One of my favorite memories of elementary school was a science project I completed on hydroponics. The scientific method, the research, growing tiny plants in all sorts of places and mediums - really, could anything be more fun? That project ignited a life-long love of science and a long-standing interest in how we grow our food. So what does that have to do with a real life Justice Girl? I'm glad you asked.
Enter Stage Right, one Ms. Stella Bowles, age twelve, from Nova Scotia (a place I've always wanted to visit). Stella (if I may) wanted to swim in the river. Her mom told her it wasn't a good idea because the water was contaminated. Stella decided she wanted to learn more. During a science project, Stella decided to sample the LaHave River. She found high levels of enterococcus bacteria that exceeded governmental guidelines. How bad was the water? Not only shouldn't you drink it, or boat in it; you shouldn't even touch it. No wonder her Mom told her to choose a new swimming spot. The source of the contamination? Illegal straight line sewage pipes that were discharging fecal matter straight into the river.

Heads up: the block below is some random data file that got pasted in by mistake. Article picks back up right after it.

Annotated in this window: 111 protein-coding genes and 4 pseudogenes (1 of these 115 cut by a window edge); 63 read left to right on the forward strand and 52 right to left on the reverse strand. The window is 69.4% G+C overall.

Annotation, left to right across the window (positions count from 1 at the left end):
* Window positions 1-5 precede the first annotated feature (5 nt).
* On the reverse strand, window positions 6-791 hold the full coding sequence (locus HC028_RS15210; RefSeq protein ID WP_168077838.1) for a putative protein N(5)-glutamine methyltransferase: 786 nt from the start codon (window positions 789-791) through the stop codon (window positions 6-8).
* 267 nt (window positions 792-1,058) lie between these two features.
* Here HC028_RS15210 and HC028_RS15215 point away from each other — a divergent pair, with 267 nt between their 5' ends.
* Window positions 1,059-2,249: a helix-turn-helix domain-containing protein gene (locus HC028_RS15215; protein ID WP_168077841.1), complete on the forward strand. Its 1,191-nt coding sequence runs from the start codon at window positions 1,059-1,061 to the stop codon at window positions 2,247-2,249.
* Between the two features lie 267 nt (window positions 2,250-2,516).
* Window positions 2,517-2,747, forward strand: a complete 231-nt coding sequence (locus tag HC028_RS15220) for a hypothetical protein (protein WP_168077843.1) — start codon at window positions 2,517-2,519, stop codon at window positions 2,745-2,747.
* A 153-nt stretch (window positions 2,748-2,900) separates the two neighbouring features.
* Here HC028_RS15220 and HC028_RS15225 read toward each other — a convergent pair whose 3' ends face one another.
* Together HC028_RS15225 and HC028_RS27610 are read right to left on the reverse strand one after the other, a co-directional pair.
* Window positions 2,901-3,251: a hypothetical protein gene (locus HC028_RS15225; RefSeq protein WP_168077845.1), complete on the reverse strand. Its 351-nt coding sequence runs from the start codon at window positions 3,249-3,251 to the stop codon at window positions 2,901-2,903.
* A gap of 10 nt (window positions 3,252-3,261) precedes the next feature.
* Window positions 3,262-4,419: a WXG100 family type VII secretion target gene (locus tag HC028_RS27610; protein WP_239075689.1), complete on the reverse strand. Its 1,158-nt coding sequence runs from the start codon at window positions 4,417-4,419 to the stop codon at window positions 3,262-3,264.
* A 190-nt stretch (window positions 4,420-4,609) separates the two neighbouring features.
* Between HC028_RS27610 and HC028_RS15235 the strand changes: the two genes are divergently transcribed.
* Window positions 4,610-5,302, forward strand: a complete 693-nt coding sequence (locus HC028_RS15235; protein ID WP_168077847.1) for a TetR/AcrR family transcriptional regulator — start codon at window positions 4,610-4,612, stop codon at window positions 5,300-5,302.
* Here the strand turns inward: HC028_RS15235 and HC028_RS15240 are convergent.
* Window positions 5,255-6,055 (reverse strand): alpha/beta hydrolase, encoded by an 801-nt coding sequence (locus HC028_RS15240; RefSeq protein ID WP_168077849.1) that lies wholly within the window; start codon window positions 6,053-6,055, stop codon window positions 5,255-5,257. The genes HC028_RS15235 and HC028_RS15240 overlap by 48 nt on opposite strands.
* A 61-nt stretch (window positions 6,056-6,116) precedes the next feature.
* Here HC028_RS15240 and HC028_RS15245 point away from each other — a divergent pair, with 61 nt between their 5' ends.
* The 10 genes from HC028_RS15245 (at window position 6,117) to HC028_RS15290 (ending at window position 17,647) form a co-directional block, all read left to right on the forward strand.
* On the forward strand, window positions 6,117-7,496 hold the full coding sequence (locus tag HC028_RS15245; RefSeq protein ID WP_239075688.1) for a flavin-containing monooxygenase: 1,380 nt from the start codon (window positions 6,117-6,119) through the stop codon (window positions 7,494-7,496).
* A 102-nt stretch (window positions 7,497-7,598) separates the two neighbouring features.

Now, the fact that raw sewage was entering the river wasn't a real surprise to many. So how did Stella manage to attract attention and drive political leaders to begin steps to make things right? Stella began posting her findings on a Facebook page devoted to her science project. The results went viral. She made the issue human and real, and politicians couldn't look the other way anymore.
Stella is a great example of a Justice Girl in action. She saw a problem, learned more about it, and told others what she found. She harnessed the power of social media and attracted the attention of the national media.
So, the next time you're assigned a science project (or any other school project), don't hesitate to think big and tackle a real problem. At the very least, you're going to learn something. If you're lucky, you might be able to teach others (including a few adults) something too!